Korean J Orthod.  2011 Dec;41(6):423-430. 10.4041/kjod.2011.41.6.423.

Three-dimensional finite element analysis for determining the stress distribution after loading the bone surface with two-component mini-implants of varying length

  • 1Department of Prosthodontics, Yeouido St. Mary's Hospital, The Catholic University of Korea, Korea.
  • 2Private Practice, Korea.
  • 3Department of Orthodontics, Yeouido St. Mary's Hospital, The Catholic University of Korea, Korea.
  • 4Department of Orthodontics, School of Dentistry, Kyung Hee University, Korea.
  • 5Department of Orthodontics, School of Clinical Dental Scinece, Ajou University, Korea.
  • 6Department of Orofacial Science, University of California in San Francisco, USA.
  • 7Department of Orthodontics, St. Vincent Hospital, The Catholic University of Korea, Korea. seonghh@hotmail.com


To evaluate the extent and aspect of stress to the cortical bone after application of a lateral force to a two-component orthodontic mini-implant (OMI, mini-implant) by using three-dimensional finite element analysis (FEA).
The 3D-finite element models consisted of the maxilla, maxillary first molars, second premolars, and OMIs. The screw part of the OMI had a diameter of 1.8 mm and length of 8.5 mm and was placed between the roots of the upper second premolar and the first molar. The cortical bone thickness was set to 1 mm. The head part of the OMI was available in 3 sizes: 1 mm, 2 mm, and 3 mm. After a 2 N lateral force was applied to the center of the head part, the stress distribution and magnitude were analyzed using FEA.
When the head part of the OMI was friction fitted (tapped into place) into the inserted screw part, the stress was uniformly distributed over the surface where the head part was inserted. The extent of the minimum principal stress suggested that the length of the head part was proportionate with the amount of stress to the cortical bone; the stress varied between 10.84 and 15.33 MPa.
These results suggest that the stress level at the cortical bone around the OMI does not have a detrimental influence on physiologic bone remodeling.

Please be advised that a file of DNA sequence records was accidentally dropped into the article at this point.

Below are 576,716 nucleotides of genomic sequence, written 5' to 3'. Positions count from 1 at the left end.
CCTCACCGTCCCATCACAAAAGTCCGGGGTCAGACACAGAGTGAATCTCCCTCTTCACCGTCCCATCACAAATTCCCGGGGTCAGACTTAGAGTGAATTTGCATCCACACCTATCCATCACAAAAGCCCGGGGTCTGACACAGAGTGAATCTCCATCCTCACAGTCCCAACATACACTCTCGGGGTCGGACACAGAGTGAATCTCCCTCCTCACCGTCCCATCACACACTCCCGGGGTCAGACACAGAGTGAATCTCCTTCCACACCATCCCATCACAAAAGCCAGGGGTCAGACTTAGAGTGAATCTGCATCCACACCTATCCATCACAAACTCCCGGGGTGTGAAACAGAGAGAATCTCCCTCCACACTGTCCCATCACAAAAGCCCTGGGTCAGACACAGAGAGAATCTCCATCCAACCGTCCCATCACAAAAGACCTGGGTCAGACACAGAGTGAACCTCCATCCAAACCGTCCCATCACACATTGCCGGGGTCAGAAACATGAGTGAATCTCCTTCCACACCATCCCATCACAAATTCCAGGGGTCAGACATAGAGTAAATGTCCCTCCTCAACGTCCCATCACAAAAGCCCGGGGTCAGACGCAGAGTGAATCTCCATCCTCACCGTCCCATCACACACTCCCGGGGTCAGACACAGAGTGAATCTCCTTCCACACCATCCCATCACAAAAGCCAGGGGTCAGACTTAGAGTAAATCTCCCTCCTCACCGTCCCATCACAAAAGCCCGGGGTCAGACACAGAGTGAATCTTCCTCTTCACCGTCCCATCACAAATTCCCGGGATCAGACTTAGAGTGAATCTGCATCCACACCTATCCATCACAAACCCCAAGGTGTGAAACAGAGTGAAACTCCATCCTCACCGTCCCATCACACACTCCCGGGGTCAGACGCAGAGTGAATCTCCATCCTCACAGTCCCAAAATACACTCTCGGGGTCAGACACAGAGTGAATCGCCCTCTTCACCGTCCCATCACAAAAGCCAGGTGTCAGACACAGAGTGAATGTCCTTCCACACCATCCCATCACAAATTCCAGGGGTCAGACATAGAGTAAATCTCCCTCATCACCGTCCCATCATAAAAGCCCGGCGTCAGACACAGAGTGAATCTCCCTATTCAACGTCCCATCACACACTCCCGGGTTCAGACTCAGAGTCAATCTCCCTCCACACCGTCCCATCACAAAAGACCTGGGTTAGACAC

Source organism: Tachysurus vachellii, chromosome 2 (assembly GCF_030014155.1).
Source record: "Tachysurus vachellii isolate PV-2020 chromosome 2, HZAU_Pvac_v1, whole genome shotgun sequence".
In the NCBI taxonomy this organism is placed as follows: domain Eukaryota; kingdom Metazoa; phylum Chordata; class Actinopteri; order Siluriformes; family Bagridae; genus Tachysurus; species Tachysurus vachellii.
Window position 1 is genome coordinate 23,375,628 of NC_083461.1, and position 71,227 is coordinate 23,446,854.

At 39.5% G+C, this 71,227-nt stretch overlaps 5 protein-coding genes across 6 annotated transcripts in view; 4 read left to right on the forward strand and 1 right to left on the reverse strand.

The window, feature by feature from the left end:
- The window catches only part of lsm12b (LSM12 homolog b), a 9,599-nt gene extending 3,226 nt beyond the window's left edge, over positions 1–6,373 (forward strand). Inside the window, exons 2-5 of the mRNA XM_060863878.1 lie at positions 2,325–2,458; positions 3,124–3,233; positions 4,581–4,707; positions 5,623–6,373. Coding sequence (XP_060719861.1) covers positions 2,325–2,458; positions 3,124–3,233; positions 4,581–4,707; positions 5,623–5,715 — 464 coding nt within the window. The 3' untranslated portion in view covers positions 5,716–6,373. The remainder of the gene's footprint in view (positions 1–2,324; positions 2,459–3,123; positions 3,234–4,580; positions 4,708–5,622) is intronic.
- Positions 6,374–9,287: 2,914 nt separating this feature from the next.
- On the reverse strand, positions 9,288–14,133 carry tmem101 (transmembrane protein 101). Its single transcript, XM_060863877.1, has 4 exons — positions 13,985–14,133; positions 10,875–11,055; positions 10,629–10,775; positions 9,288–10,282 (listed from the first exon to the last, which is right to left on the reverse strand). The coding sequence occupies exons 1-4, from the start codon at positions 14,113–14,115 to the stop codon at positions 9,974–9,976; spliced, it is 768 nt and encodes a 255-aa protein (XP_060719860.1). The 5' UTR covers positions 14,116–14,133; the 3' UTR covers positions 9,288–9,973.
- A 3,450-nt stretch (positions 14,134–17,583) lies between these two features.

Osseointegration; Mini-implant; Finite element analysis; Von-Mises stress

MeSH Terms

Bone Remodeling
Finite Element Analysis


  • Fig. 1 When both intermaxillary elastic and intramaxillary elastic cannot be applied simultaneously, the head part of the C-implant can be easily changed from 1 mm to 2 mm. A, The 1 mm-long head part of the C-implant may not leave additional space for concurrent use of the second elastics; B, the head part of the C-implant can be easily removed; C, a new longer head part (2 mm) can be inserted to the screw part; D, both elastics can now be engaged to the C-implant simultaneously.

  • Fig. 2 Geometric design of the two-component mini-implant system.

  • Fig. 3 A, Schematic illustrations of the FE models containing the maxilla, maxillary first molar, maxillary second premolar, and mini-implant; B, magnified images of the models containing the mini-implant, first molar, and second premolar; C, the position of the mini-implant placement between the roots and the direction of lateral force loading.

  • Fig. 4 Stress distribution generated by friction fitting between the head part and screw part of the mini-implant. Contour plots of signed von Mises stress generated by placement of mini-implants having head lengths of 1 mm (A), 2 mm (B), and 3 mm (C).

  • Fig. 5 Contour plots of signed von Mises stress generated by mini-implants having head lengths of 1 mm (A), 2 mm (B), and 3 mm (C) after a 2 N lateral force is applied.

  • Fig. 6 A to C, Contour plots of the minimum principal (compressive) stress to the bone after a 2 N lateral force is applied; D to F, contour plots of the maximum principal (tensile) stress to the bone after a 2 N lateral force is applied.


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